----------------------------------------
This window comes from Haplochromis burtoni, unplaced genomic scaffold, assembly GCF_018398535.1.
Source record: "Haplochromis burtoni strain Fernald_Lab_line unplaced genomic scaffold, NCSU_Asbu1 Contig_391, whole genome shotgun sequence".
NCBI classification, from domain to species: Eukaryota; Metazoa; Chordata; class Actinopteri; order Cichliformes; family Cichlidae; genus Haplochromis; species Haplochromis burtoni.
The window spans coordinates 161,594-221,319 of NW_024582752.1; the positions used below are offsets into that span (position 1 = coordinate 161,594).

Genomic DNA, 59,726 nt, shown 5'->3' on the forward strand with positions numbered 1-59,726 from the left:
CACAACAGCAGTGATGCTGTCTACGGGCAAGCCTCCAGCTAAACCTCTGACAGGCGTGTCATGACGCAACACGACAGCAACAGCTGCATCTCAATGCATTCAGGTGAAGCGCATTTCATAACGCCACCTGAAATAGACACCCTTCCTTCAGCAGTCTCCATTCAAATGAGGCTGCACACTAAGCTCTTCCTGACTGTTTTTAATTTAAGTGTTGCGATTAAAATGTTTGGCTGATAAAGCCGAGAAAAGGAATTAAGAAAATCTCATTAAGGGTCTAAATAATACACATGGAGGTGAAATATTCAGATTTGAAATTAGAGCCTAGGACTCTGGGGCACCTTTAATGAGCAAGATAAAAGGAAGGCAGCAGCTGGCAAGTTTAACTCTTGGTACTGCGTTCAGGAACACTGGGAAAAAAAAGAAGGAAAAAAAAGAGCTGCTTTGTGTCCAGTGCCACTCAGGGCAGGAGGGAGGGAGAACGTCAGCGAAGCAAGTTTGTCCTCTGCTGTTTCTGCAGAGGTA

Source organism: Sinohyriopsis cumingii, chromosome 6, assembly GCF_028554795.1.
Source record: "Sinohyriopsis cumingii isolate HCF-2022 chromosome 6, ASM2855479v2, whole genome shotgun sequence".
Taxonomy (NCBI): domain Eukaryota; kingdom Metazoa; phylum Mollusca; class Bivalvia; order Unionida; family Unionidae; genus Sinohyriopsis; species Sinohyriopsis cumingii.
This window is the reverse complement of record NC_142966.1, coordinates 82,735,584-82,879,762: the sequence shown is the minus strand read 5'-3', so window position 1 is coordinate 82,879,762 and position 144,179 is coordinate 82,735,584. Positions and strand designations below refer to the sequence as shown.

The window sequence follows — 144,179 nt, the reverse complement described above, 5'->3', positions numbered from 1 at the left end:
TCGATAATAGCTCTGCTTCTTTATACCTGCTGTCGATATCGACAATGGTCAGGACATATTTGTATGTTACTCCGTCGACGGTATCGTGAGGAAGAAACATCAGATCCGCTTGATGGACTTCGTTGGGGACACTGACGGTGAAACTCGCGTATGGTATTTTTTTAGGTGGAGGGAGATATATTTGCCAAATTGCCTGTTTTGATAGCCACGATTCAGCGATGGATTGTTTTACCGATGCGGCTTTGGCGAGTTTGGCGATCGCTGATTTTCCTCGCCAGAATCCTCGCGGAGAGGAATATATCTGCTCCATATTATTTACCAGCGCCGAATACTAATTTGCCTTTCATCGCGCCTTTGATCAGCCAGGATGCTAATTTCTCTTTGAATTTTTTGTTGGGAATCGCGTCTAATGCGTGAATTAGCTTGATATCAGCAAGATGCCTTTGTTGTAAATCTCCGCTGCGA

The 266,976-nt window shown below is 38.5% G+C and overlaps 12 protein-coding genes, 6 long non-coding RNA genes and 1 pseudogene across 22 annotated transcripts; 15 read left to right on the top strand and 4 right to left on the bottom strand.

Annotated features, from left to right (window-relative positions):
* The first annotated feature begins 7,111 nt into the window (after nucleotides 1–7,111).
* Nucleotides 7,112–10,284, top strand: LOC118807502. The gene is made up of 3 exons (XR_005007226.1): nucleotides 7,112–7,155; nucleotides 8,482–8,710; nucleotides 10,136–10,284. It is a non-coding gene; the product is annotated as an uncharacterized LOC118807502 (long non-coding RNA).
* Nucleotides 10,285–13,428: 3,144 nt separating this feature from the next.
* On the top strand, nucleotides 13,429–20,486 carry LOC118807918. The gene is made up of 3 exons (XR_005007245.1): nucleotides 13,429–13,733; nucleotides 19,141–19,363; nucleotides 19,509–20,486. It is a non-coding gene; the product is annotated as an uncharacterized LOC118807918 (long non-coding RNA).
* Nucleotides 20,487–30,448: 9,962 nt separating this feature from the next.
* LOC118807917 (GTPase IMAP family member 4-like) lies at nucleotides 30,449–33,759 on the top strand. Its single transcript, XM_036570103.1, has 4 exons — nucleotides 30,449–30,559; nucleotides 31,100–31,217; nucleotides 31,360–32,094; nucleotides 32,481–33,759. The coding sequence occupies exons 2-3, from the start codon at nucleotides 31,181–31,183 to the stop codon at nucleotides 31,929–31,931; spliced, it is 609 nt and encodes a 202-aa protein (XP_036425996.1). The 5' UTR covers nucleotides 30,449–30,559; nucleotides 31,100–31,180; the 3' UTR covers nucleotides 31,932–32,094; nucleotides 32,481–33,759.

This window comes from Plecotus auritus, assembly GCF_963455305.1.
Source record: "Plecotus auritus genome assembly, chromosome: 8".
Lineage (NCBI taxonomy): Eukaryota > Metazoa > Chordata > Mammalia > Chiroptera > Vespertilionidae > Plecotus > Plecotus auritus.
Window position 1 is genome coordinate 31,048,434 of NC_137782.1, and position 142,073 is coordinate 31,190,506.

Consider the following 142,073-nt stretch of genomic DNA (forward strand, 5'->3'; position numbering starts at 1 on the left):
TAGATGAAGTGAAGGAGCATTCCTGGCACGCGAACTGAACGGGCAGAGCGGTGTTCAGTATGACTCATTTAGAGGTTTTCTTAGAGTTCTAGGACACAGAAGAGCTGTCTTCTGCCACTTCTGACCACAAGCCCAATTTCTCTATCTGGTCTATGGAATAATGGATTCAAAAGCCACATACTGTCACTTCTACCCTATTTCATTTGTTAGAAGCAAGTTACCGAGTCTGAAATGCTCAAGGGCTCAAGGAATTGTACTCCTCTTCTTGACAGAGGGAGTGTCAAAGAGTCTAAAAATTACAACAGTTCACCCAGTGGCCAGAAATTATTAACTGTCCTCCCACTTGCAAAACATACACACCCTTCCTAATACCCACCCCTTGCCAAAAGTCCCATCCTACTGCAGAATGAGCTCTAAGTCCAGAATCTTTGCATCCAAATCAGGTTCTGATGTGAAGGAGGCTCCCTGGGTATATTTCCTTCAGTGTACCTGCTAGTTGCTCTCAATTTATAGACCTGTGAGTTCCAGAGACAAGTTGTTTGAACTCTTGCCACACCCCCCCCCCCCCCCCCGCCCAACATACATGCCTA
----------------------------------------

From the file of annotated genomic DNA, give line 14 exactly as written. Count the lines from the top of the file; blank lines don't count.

Annotated features, from left to right (window-relative positions):